PDCRead | Apr 6, 2020 |
What if...?

The premise: The Allies lost WWII; Japan and Germany rise up to rule the world and the universe.

This basic idea doesn’t even begin to describe the story. Each chapter delves into the differences between cultures and how it affects decisions and actions.

What I found most interesting was the result of the what-if and the why-did. And now that I’ve finished the book I have another question... How did they? ( )
  Bibliodiction | Apr 5, 2020 |
20 years ago the United States of America lost a war, and now the Earth is ruled jointly by Nazi Germany and the Japanese. Slavery is once again legal and persecuted minorities hide in plain sight under assumed identities. The world is a strange new place and the new order continues to destroy the planet. In the neutral space between German/Japanese America lives the man in the high castle, a man who writes and is famous among the underground for a subversive work of alternative history.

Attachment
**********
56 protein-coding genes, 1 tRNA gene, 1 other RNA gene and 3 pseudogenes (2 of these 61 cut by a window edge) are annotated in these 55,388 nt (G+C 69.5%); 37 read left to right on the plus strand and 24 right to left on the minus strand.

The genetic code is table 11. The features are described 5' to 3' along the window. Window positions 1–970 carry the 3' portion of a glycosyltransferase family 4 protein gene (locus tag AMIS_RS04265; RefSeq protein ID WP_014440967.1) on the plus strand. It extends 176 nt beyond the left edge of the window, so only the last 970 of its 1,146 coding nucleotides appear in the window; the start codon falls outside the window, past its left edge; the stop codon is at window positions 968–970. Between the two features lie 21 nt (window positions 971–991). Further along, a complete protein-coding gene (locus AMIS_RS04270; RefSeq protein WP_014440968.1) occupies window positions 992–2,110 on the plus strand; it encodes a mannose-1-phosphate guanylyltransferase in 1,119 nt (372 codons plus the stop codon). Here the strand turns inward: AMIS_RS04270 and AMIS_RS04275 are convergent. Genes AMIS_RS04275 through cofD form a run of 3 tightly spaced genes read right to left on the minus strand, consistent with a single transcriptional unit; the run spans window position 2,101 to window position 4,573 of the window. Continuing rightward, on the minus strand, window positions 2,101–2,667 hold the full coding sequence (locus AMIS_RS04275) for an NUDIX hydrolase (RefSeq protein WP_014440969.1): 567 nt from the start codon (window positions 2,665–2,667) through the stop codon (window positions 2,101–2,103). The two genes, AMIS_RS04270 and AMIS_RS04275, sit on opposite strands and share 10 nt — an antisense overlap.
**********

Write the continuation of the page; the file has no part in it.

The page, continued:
DevilStateDan | Feb 11, 2020 |
The idea of a history where Germany & Japan won WWII & what the world would be like is interesting. I also like the "book in a book" that has the allies winning, but still has a history that's different from our own.

BUT, the only thing that ties all the characters in the book together is reading the book "Grasshopper." Outside of that, I have no clue why 1/2 (or most actually) of the characters are even in the story. Also, the ending left me hanging. It's like Mr. Dick planned on writing a sequel that either I don't know about or that doesn't exist. ( )
  sep780 | Jan 12, 2020 |
Showing 1-5 of 265 (next | show all)
Dick is entertaining us about reality and madness, time and death, sin and salvation.... We have our own homegrown Borges.
added by GYKM | editNew Republic, Ursula K. LeGuin
Philip K. Dick's best books always describe a future that is both entirely recognizable and utterly unimaginable.